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Saving Money on Food While Traveling?

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I don't like to do back-to-back "Ask the Readers", but today I'm going to break the (unwritten) rules.

Our family is going on road-trip vacation soon. We are hopping from hotel to hotel bringing the kids to Sesame Place, Hershey Park, Crayola World, and the Philadephia children's museum.

We are looking to be frugal on this vacation. The idea is to avoid spending a hundred dollars a day on food at restaurants. I'm sure we are going to spend some money on them, but we don't need to eat all three meals at them.

So the question is, "What can we buy in advance and bring with us to make meals?"

I'm going with the assumption that either a refrigerator or microwave would be a nice surprise at the hotels. We tried to research it, but got conflicting information from the pictures on the web and the TripAdvisor reviews. So we'll bring some canned food (it can't hurt), but we can't rely on being able to heat it up. Also, I'm years removed from my college days of microwaving canned green beans as a snack.

Let's also assume that for a week we aren't too concerned about eating healthy. Bringing fruit is a no-brainer, but beyond that everything is in play... even Chef Boyardee. The only thing I'm taking off the table is peanut butter and jelly sandwiches. I'm just not a fan.

So far I've been focusing on drinks. It's low-lying fruit. We don't need to pay $2 for a soda when we can bring them. I hit our local warehouse store (BJ's) and found Horizon Milk and Honest Kids juice boxes. It's perfect for the kids as neither require refrigeration.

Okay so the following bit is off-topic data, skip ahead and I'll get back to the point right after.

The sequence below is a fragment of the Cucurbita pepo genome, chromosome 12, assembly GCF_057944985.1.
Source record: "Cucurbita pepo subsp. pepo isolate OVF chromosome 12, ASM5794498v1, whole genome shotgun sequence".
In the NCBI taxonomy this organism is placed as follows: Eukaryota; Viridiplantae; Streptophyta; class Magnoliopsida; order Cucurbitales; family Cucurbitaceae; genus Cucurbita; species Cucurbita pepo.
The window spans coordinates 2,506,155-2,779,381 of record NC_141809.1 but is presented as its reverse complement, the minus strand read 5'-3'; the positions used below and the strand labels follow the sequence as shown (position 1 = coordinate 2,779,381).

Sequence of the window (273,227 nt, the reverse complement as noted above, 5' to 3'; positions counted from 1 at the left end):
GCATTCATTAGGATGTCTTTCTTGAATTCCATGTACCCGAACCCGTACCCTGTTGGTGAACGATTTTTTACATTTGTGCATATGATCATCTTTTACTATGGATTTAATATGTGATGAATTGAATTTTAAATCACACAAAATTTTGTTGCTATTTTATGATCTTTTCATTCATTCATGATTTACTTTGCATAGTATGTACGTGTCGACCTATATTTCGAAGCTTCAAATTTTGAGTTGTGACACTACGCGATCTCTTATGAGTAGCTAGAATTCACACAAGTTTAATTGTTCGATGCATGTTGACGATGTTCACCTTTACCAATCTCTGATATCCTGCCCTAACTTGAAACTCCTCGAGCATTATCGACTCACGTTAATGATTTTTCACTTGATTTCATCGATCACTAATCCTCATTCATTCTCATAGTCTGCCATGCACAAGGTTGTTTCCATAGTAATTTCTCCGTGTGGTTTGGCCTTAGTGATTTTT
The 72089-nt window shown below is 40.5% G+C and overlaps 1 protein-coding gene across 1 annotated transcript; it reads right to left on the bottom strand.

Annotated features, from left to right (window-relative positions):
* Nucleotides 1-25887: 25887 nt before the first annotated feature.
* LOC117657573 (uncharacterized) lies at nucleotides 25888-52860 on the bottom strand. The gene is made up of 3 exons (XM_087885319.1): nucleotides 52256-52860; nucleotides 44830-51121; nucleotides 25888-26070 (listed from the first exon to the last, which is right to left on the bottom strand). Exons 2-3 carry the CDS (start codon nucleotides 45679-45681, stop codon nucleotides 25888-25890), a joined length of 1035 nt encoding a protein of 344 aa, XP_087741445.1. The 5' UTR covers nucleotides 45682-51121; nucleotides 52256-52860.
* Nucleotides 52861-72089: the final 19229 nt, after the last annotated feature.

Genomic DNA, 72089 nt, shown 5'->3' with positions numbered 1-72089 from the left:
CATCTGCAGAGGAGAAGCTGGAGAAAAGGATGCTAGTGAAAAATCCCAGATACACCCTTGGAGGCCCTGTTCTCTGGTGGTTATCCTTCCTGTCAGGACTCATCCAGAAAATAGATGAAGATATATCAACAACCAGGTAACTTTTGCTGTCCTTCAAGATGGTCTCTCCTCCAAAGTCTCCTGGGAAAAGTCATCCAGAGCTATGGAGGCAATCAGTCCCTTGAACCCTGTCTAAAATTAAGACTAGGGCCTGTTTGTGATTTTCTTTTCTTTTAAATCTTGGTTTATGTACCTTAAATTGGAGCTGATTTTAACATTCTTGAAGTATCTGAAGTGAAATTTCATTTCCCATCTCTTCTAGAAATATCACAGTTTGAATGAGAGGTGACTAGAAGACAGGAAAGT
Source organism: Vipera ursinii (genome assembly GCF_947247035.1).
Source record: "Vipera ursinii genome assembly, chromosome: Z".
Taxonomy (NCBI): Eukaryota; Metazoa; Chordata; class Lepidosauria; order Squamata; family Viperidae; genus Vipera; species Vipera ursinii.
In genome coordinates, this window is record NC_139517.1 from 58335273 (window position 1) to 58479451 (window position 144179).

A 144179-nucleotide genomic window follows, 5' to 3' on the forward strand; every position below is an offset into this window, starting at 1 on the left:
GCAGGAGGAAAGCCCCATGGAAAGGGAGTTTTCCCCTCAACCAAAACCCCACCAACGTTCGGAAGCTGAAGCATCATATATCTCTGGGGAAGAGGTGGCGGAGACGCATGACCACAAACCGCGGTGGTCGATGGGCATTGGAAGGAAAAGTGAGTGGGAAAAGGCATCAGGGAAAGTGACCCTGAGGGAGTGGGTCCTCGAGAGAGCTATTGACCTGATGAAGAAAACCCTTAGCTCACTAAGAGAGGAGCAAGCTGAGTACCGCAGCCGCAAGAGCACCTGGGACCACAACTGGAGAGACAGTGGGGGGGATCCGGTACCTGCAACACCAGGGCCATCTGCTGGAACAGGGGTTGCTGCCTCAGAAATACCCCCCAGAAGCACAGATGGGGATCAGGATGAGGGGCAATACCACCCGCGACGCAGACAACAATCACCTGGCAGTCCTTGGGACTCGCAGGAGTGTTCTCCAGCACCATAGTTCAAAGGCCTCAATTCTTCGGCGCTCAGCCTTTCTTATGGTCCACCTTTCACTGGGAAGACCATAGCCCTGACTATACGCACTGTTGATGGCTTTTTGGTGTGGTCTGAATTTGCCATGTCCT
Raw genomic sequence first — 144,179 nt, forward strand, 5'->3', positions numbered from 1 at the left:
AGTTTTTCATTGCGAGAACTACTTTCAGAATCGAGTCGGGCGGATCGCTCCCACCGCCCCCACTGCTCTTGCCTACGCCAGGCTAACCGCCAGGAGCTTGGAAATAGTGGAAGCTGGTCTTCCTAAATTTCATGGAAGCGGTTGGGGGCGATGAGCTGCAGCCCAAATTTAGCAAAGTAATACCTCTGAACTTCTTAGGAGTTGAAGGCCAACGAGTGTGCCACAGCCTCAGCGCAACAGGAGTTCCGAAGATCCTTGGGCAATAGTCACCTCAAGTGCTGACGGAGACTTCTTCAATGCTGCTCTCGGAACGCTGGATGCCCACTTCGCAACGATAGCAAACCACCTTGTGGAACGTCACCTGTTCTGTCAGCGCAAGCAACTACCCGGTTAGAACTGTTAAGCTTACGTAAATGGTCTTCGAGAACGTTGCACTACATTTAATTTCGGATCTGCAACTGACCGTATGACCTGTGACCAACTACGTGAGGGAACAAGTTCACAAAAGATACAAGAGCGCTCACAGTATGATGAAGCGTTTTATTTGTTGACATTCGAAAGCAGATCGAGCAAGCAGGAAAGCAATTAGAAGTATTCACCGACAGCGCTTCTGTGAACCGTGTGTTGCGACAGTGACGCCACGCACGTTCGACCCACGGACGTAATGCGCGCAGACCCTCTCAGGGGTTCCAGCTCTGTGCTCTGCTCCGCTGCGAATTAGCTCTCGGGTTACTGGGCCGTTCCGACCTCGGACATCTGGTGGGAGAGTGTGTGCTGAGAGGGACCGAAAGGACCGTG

I also set aside some nutrition bars and peanuts. They are good snacks, but it is hard to build a meal around them.

So what do you think? Any suggestions?

P.S. Road Trip was a greatly underrated movie. I miss those kind of American Pie genre movies.

Posted on August 20, 2015.

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7 Responses to “Saving Money on Food While Traveling?”

  1. Caroline says:

    I’m on a road trip presently! And being vegetarian makes this doubly tricky for our family.

    I make tofu salad or chickpea salad (like chicken salad, but different protein, obviously) and pack that in an insulated bag with an ice pack. Bring some good bread. Then we make healthy sandwiches while on the road. And it doesn’t have to be dressed because all of the pickle, mayo, etc. Is combined already.

    I’d love to see other suggestions for after reaching our destination though. Like you said, the snacks and drinks are the easy part to bring along!

  2. Kathy says:

    This is going to cause frugalistas to go crazy but we don’t worry about saving on food when we travel. The whole point is to leave behind the every day routine. We do set a budget but it is generous and on our trip this summer, we came in under budget without scrimping.

  3. Michele Azuddin says:

    This is really up my alley. We roadtrip all the time as I am so broke I cant pay attention. I recently did a similar trip, we went to the Mutter in Philly then a couple of days in DC. You cant always count on a microwave in the room. If you are driving and can find a little hot pot to boil water from goodwill it might be worth it.

    do you have a Sams or Costco membership? You might not even need one for the food court so you could ask and they might let you in. You can get a hot dog and drink for under $2, Pizza and a drink for 2.50 and then there is the “lunch Boo-fay” They have samples all over the store and enough of them can fill you up. Might be a little bit of a pain with kids but the Hot dog combo cant be beat.